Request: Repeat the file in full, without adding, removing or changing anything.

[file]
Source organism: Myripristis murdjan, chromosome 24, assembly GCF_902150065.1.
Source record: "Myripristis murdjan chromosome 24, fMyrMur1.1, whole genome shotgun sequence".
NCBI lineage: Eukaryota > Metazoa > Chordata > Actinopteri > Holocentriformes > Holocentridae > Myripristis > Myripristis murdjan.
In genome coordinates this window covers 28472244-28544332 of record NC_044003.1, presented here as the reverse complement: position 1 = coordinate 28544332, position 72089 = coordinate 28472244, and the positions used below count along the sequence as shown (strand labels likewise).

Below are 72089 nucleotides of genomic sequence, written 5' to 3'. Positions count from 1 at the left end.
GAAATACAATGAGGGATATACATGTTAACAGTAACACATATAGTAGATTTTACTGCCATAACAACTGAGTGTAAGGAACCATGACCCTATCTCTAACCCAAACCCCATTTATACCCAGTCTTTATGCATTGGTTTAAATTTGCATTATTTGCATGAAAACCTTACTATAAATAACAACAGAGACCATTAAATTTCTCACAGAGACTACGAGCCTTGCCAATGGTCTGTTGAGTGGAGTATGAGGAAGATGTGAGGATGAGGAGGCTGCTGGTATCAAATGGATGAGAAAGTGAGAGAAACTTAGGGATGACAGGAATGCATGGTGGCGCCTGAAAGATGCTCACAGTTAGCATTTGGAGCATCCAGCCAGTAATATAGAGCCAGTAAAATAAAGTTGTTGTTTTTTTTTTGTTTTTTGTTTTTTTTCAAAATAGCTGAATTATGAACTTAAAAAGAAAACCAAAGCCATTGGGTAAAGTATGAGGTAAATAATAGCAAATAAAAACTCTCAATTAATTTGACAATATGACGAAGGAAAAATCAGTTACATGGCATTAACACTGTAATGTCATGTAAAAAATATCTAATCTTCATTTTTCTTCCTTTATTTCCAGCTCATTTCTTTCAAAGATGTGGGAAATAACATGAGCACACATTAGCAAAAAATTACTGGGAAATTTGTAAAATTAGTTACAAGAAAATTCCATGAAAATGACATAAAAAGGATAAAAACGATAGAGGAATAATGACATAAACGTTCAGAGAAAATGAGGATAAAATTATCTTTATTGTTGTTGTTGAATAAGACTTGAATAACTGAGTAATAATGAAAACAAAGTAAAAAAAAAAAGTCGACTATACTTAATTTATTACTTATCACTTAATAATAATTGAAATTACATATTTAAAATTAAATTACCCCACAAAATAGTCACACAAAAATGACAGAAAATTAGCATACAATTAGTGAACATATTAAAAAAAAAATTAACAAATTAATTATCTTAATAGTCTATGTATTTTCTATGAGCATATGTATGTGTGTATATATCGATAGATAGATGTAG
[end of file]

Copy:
Source organism: Myripristis murdjan, chromosome 24, assembly GCF_902150065.1.
Source record: "Myripristis murdjan chromosome 24, fMyrMur1.1, whole genome shotgun sequence".
NCBI lineage: Eukaryota > Metazoa > Chordata > Actinopteri > Holocentriformes > Holocentridae > Myripristis > Myripristis murdjan.
In genome coordinates this window covers 28472244-28544332 of record NC_044003.1, presented here as the reverse complement: position 1 = coordinate 28544332, position 72089 = coordinate 28472244, and the positions used below count along the sequence as shown (strand labels likewise).

Below are 72089 nucleotides of genomic sequence, written 5' to 3'. Positions count from 1 at the left end.
GAAATACAATGAGGGATATACATGTTAACAGTAACACATATAGTAGATTTTACTGCCATAACAACTGAGTGTAAGGAACCATGACCCTATCTCTAACCCAAACCCCATTTATACCCAGTCTTTATGCATTGGTTTAAATTTGCATTATTTGCATGAAAACCTTACTATAAATAACAACAGAGACCATTAAATTTCTCACAGAGACTACGAGCCTTGCCAATGGTCTGTTGAGTGGAGTATGAGGAAGATGTGAGGATGAGGAGGCTGCTGGTATCAAATGGATGAGAAAGTGAGAGAAACTTAGGGATGACAGGAATGCATGGTGGCGCCTGAAAGATGCTCACAGTTAGCATTTGGAGCATCCAGCCAGTAATATAGAGCCAGTAAAATAAAGTTGTTGTTTTTTTTTTGTTTTTTGTTTTTTTTCAAAATAGCTGAATTATGAACTTAAAAAGAAAACCAAAGCCATTGGGTAAAGTATGAGGTAAATAATAGCAAATAAAAACTCTCAATTAATTTGACAATATGACGAAGGAAAAATCAGTTACATGGCATTAACACTGTAATGTCATGTAAAAAATATCTAATCTTCATTTTTCTTCCTTTATTTCCAGCTCATTTCTTTCAAAGATGTGGGAAATAACATGAGCACACATTAGCAAAAAATTACTGGGAAATTTGTAAAATTAGTTACAAGAAAATTCCATGAAAATGACATAAAAAGGATAAAAACGATAGAGGAATAATGACATAAACGTTCAGAGAAAATGAGGATAAAATTATCTTTATTGTTGTTGTTGAATAAGACTTGAATAACTGAGTAATAATGAAAACAAAGTAAAAAAAAAAAGTCGACTATACTTAATTTATTACTTATCACTTAATAATAATTGAAATTACATATTTAAAATTAAATTACCCCACAAAATAGTCACACAAAAATGACAGAAAATTAGCATACAATTAGTGAACATATTAAAAAAAAAATTAACAAATTAATTATCTTAATAGTCTATGTATTTTCTATGAGCATATGTATGTGTGTATATATCGATAGATAGATGTAG